Generic types in Java

Now we have some knowledge of Generics in Java. So, we should start exploring other important concepts revolving around generics. We will discuss the Java generic type.

1. Generic class
2. How to create a generic class?
3. Generic method
4. Generic Interface

1. Generic class

Without generic, A class that can refer to any type of data. When you create a class, it can accept any type of data. Let’s understand with an example:  

class Example
{
   private Object obj;
 
   public void set(Object t) { this.obj = t; }
    
   public Object get() { return obj; }
   
   public static void main(String arg[])
   {
	   Example exampleOne = new Example();
	   exampleOne.set(123);
	   Integer intValue = (Integer)exampleOne.get();
	   System.out.println(intValue);
	   
	   Example exampleTwo = new Example();
	   exampleTwo.set("Hello");
	   Integer intValueTwo = (Integer)exampleTwo.get();
	   System.out.println(intValueTwo);
   }
}

Output: 123
Exception in thread “main” java.lang.ClassCastException: class java.lang.String cannot be cast to class java.lang.Integer (java.lang.String and java.lang.Integer are in module java.base of loader ‘bootstrap’)
at Example.main(Example.java:18)

It throwing a ClassCastException because we are casting String to Integer. To resolve the problem of runtime exception we can use generic class. That will accept only one type of data.

Let’s say you want to initialize the class with a certain type. It means the class should be used for only one type. So, you can make it a generic class. The generic class can take the object of a specific type. It is part of Java generic type.

How to create a generic class?

We use <T> to specify parameter types in generic class creation. By use of <T>, you can make a class of specific types.

class Example<T> 
{
   private T obj;
 
   public void set(T t) { this.obj = t; }
    
   public T get() { return obj; }
}
class Example<T> 
{
   private T obj;
 
   public void set(T t) { this.obj = t; }
    
   public T get() { return obj; }
}

public class Student
{
	public static void main(String arg[])
	{
		Example<Integer> example = new Example<Integer>();
		example.set(1);
		example.add("JavaGoal"); //Compile time error  
		System.out.println(example.get());  
	}
}

Output: Exception in thread “main” java.lang.Error: Unresolved compilation problem: The method add(String) is undefined for the type Example<Integer> at Student.main(Student.java:16)

In the above example, we want the object of the class to hold the value of String type only. So, when we trying to add an object of Integer it is showing compilation error. It applies the restriction to the programmer, So that programmer can add only one type of data and ignore the run time exception. By the use of generic, the compiler shows the errors at compile time rather than the run time. It saves the programmer time because it’s difficult to find the error on runtime. Its always better to find the errors at compile time rather than the run time.

class Test<T1, T2> 
{ 
    T1 obj1;  // An object of type T1 
    T2 obj2;  // An object of type U2 
  
    public void setData(T1 object1, T2 object2)
    {
    	obj1 = object1;
    	obj2 = object2;
    }
    
    // To print objects of T1 and T2 
    public void print() 
    { 
        System.out.println(obj1); 
        System.out.println(obj2); 
    } 
} 
  
class MainClass 
{ 
    public static void main (String[] args)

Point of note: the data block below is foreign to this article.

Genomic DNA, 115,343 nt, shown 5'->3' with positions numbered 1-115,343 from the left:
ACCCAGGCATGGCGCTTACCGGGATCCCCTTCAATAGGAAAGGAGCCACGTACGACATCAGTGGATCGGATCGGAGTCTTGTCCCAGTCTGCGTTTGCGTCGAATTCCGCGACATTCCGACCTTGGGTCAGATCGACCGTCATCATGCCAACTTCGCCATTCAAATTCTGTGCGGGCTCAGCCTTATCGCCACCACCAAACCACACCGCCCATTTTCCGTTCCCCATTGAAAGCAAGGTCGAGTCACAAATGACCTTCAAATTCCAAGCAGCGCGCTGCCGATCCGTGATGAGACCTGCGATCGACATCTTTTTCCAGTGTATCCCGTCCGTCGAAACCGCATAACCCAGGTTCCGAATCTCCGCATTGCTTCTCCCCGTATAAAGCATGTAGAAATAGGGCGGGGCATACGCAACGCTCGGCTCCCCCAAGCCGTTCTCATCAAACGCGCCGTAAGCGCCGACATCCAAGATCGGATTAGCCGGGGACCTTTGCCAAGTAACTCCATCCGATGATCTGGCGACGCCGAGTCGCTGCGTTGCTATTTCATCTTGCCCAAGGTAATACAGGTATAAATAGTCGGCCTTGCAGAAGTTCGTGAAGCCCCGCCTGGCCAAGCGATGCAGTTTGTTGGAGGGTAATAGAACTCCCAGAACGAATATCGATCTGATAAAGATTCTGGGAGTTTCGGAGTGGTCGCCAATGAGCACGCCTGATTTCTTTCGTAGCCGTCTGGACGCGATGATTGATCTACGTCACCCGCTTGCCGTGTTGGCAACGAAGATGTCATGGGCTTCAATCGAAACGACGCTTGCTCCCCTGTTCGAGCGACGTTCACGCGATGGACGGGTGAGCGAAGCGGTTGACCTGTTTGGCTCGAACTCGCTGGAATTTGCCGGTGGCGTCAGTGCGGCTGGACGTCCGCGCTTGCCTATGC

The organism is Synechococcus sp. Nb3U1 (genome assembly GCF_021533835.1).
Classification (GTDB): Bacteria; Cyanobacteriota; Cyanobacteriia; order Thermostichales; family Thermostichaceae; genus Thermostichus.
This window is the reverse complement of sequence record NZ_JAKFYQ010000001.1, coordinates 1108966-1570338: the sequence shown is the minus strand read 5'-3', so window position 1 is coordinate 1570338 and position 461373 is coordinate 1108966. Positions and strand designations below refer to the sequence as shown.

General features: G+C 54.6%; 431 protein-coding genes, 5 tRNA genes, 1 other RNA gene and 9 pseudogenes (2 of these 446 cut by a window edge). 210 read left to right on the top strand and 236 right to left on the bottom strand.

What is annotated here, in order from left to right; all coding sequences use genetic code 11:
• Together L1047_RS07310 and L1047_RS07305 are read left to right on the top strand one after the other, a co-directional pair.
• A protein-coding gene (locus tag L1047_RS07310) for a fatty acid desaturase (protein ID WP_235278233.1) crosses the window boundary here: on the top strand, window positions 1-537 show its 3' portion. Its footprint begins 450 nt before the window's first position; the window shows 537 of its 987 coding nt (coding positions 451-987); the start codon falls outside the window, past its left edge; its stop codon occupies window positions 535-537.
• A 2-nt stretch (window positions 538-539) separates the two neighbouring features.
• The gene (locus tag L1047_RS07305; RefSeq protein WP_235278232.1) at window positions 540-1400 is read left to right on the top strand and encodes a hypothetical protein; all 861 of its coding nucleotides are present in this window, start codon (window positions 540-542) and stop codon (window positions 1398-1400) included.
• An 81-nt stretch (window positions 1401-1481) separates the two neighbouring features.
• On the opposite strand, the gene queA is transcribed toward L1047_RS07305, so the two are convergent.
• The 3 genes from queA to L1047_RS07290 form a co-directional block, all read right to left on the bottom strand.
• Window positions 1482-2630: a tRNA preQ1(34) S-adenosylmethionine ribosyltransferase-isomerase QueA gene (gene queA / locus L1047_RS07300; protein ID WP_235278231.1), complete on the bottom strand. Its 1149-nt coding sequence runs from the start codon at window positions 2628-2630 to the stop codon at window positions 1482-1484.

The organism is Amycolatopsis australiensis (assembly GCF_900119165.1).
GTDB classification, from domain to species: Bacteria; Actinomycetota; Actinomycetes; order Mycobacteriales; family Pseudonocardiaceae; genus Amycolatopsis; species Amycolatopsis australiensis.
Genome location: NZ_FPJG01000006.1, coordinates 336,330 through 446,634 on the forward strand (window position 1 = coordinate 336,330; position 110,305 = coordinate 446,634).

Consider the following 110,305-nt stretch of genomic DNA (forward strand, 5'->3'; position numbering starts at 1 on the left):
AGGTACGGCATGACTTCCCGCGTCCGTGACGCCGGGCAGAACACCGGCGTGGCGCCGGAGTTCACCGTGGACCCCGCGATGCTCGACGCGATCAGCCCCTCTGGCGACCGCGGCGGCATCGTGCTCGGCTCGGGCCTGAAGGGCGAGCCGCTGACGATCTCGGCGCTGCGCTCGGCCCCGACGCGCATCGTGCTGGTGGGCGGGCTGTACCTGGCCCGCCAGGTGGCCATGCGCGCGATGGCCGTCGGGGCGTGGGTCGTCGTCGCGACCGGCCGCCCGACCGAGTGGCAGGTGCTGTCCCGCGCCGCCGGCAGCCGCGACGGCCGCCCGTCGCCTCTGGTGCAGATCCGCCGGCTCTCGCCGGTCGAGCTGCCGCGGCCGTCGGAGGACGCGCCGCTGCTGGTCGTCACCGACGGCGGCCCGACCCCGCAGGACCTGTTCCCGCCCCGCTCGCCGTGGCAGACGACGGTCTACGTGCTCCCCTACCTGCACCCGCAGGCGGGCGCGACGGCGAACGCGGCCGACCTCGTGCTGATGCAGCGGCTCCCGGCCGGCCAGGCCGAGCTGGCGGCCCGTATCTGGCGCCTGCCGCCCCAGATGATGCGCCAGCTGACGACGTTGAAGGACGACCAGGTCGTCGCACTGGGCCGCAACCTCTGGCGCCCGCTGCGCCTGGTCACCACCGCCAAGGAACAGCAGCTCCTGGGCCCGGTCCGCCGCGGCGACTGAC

{ 
        Test<String, Integer> test = new Test<String, Integer>(); 
        test.setData("Hello", 123);
        test.print(); 
    } 
}

Output: Hello
123

Onward java 5, Collection framework supports the generic concept. You can see the example of ArrayList.

import java.util.ArrayList;  
class ExampleOfGeneric
{  
	public static void main(String args[])
	{  
		ArrayList<String> listOfNames = new ArrayList<String>();  
		listOfNames.add("JAVA");  
		listOfNames.add("GOAL");  
		//list.add(123);//compile time error  
		  
		for (String s : listOfNames) 
		{
			System.out.println(s);
		}	
	}  
}

Output: JAVA
GOAL

2. Generic method

We can create a generic method that can accept any type of argument. These are similar to the generic class but In the Generic method, the scope of the parameter is within the method.

public class Example
{
	public <T> void printData(T data)
	{
		System.out.println("Data is = "+ data);
	}
	public <T> T checkData(T data)
	{
		return data;
	}
	
	public static void main(String arg[])
	{
		Example obj = new Example();
		// Using int as parameter
		obj.checkData(1);
		obj.printData(1);
		
		// Using String as parameter
		obj.checkData("JAVAGOAL");
		obj.printData("JAVAGOAL");
	}
}

Output: Data is = 1
Data is = JAVAGOAL

In the above example, we created to the method of the generic type. Both can take any type of data. We are proving int and String data as a parameter to generic methods.

3. Generic Interface

Like a generic class, Let’s say you want to initialize the Interface with a certain type. It means the Interface should be used for only one type. So, you can make it a generic Interface. The generic interface can take an object of a specific type. You can create a generic interface by use <T> to specify parameter types in generic Interface creation.

//Generic interface definition
interface ExampleInterface<T> 
{
   public void ShowDataCal(T t);
}
 
//A class implementing generic interface
class DemoClass implements ExampleInterface<String>
{
   public void ShowDataCal(String t)
   {
      //some code
   }
}

You can take the example of a Comparable interface. It is the best example of Generics in interfaces.

public interface Comparable<T> {
    public int compareTo(T o);
}

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